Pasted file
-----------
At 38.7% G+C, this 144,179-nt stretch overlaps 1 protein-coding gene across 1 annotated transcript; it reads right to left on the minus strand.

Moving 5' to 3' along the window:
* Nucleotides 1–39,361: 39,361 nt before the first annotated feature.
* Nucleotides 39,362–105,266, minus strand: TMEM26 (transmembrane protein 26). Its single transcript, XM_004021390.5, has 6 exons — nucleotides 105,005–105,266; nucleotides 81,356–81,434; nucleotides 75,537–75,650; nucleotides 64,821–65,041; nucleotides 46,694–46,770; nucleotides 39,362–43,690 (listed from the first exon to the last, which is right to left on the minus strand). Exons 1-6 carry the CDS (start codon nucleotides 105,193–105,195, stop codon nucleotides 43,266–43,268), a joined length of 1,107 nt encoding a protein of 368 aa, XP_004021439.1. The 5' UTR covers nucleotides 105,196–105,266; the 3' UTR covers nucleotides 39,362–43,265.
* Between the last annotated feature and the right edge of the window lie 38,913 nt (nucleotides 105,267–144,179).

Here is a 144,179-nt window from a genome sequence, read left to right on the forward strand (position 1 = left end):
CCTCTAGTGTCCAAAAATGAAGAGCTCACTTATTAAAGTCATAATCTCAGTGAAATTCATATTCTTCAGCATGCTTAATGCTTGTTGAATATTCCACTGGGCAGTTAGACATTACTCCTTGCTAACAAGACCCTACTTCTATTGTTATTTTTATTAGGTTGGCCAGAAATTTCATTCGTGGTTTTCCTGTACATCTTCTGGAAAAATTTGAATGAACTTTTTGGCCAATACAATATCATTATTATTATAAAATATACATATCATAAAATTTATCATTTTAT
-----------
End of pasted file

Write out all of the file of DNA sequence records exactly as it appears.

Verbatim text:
At 38.7% G+C, this 144,179-nt stretch overlaps 1 protein-coding gene across 1 annotated transcript; it reads right to left on the minus strand.

Moving 5' to 3' along the window:
* Nucleotides 1–39,361: 39,361 nt before the first annotated feature.
* Nucleotides 39,362–105,266, minus strand: TMEM26 (transmembrane protein 26). Its single transcript, XM_004021390.5, has 6 exons — nucleotides 105,005–105,266; nucleotides 81,356–81,434; nucleotides 75,537–75,650; nucleotides 64,821–65,041; nucleotides 46,694–46,770; nucleotides 39,362–43,690 (listed from the first exon to the last, which is right to left on the minus strand). Exons 1-6 carry the CDS (start codon nucleotides 105,193–105,195, stop codon nucleotides 43,266–43,268), a joined length of 1,107 nt encoding a protein of 368 aa, XP_004021439.1. The 5' UTR covers nucleotides 105,196–105,266; the 3' UTR covers nucleotides 39,362–43,265.
* Between the last annotated feature and the right edge of the window lie 38,913 nt (nucleotides 105,267–144,179).

Here is a 144,179-nt window from a genome sequence, read left to right on the forward strand (position 1 = left end):
CCTCTAGTGTCCAAAAATGAAGAGCTCACTTATTAAAGTCATAATCTCAGTGAAATTCATATTCTTCAGCATGCTTAATGCTTGTTGAATATTCCACTGGGCAGTTAGACATTACTCCTTGCTAACAAGACCCTACTTCTATTGTTATTTTTATTAGGTTGGCCAGAAATTTCATTCGTGGTTTTCCTGTACATCTTCTGGAAAAATTTGAATGAACTTTTTGGCCAATACAATATCATTATTATTATAAAATATACATATCATAAAATTTATCATTTTAT